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Hat einer nur so viel Freiheit, um gesund zu leben und sein Gewerbe zu treiben, so hat er genug, und so viel hat leicht ein jeder. Und dann sind wir alle nur frei unter gewissen Bedingungen, die wir erfüllen müssen. Der Bürger ist so frei wie der Adeliche, sobald er sich in den Grenzen hält, die ihm von Gott durch seinen Stand, worin er geboren, angewiesen. Der Adeliche ist so frei wie der Fürst; denn wenn er bei Hofe nur das wenige Zeremoniell beobachtet, so darf er sich als seinesgleichen fühlen. Nicht das macht frei, daß wir nichts über uns anerkennen wollen, sondern eben daß wir etwas verehren, das über uns ist. Denn indem wir es verehren, heben wir uns zu ihm hinauf und legen durch unsere Anerkennung an den Tag, daß wir selber das Höhere in uns tragen und wert sind, seinesgleichen zu sein.
He who possesses freedom to live in health and to practice his trade has freedom enough and this much freedom can easily be obtained. And then we are all free only subject to certain conditions which we must fulfill. The citizen is just as free as the nobleman, provided he keeps within the boundaries that God has set him within the class into which he was born. The nobleman has as much freedom as the prince, for if he will but observe the ceremonies found at court, he may indeed feel himself the prince’s equal. Freedom is not to be found in refusing to recognize that which is placed above us, but in respecting that which is above us; for in the act of respecting it, we raise ourselves up to it, and this very act of recognition shows that we bear within ourselves something which is higher, and are worthy to be deemed at the same level.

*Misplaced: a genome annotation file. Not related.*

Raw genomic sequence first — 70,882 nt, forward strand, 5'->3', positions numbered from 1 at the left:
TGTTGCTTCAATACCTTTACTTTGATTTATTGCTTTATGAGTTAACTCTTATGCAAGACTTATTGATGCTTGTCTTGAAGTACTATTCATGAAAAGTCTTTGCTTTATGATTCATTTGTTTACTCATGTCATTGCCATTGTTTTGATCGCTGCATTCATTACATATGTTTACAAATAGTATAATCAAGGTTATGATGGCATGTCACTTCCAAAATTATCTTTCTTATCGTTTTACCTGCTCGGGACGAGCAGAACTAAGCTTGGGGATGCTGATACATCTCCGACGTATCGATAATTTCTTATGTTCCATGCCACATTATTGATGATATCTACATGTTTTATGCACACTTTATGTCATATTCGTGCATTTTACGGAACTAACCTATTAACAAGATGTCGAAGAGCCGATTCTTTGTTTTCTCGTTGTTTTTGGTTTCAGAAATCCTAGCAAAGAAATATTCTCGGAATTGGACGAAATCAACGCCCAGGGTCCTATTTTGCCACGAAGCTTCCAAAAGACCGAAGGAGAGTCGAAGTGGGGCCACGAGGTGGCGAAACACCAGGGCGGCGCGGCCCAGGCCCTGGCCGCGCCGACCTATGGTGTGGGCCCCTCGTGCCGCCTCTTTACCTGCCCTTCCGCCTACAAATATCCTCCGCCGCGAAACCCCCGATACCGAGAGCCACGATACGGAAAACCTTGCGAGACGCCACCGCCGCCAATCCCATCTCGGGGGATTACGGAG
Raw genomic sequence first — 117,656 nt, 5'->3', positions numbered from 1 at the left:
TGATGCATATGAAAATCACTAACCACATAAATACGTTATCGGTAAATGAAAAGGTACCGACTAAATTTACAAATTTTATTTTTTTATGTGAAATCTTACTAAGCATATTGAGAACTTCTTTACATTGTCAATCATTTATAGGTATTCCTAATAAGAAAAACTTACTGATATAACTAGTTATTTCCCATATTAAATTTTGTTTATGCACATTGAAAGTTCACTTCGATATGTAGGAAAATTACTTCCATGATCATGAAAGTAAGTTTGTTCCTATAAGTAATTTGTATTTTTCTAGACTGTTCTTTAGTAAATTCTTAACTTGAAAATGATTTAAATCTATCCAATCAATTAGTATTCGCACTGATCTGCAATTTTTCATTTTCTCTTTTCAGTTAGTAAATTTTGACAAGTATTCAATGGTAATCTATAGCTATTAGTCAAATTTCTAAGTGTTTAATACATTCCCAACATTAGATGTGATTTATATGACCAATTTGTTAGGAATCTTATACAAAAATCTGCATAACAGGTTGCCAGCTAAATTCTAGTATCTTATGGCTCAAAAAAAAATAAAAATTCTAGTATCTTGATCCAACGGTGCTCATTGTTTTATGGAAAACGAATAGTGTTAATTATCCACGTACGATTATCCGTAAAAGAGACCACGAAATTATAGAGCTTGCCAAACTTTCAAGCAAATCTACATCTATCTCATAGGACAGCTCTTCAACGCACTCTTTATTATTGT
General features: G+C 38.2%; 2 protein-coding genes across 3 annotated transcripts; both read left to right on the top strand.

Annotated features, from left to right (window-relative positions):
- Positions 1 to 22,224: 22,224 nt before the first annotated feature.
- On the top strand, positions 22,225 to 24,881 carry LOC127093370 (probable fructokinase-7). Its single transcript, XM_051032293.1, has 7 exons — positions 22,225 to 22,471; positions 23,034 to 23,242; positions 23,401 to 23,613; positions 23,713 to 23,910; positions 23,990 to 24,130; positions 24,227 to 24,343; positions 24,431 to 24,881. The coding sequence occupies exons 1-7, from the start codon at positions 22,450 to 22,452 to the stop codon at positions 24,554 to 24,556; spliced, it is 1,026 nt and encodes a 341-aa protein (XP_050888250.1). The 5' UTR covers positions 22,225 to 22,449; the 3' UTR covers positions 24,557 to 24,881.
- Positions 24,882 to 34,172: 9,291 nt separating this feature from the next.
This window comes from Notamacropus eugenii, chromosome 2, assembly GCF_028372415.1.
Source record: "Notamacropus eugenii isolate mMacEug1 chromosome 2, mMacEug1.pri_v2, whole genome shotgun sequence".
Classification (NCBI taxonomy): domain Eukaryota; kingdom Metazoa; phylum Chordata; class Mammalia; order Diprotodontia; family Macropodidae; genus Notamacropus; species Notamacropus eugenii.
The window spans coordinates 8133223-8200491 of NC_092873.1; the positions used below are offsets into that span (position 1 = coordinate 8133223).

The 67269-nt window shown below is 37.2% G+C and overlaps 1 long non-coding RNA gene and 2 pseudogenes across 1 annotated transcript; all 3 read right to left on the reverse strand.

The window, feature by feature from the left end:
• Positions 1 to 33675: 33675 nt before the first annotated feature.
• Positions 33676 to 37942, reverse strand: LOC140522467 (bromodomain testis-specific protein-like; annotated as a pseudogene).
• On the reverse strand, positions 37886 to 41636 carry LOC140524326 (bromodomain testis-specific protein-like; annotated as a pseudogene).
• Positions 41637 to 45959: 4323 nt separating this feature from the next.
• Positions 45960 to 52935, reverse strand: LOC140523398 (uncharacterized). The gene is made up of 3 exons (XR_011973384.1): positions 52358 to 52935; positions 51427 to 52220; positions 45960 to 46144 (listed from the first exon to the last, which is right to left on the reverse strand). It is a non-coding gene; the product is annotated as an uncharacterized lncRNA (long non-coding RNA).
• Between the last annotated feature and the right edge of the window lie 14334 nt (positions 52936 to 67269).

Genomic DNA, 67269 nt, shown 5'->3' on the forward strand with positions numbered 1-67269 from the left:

–Johann Wolfgang Goethe, in Johann Peter Eckermanns Gespräche mit Goethe in den letzten Jahren seines Lebens, entry for Jan. 18, 1827 in Goethes Sämtliche Werke vol. 19, p. 195-96 (Munich ed. 1986)(S.H. transl.)
More from Scott Horton:
Conversation — August 5, 2016, 12:08 pm
Sidney Blumenthal on the origins of the Republican Party, the fallout from Clinton’s emails, and his new biography of Abraham Lincoln
Conversation — March 30, 2016, 3:44 pm
Joseph Hickman discusses his new book, The Burn Pits, which tells the story of thousands of U.S. soldiers who, after returning from Iraq and Afghanistan, have developed rare cancers and respiratory diseases.
Years that a Nigerian woman appealing a sentence of death by stoning in March will be allowed to live to wean her baby:
Movie editing was found to have evolved toward the natural pattern of human attention, which corresponds to the natural rhythm of the universe; Rebel Without a Cause, in particular, was found to possess a near-perfect universal rhythm.
Rodrigo Duterte, the president of the Philippines, announced that he has ordered the country’s navy and coast guard to bomb the ships of kidnappers even if civilian hostages are on board.
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"It is an interesting and somewhat macabre parlor game to play at a large gathering of one’s acquaintances: to speculate who in a showdown would go Nazi. By now, I think I know. I have gone through the experience many times—in Germany, in Austria, and in France. I have come to know the types: the born Nazis, the Nazis whom democracy itself has created, the certain-to-be fellow-travelers. And I also know those who never, under any conceivable circumstances, would become Nazis."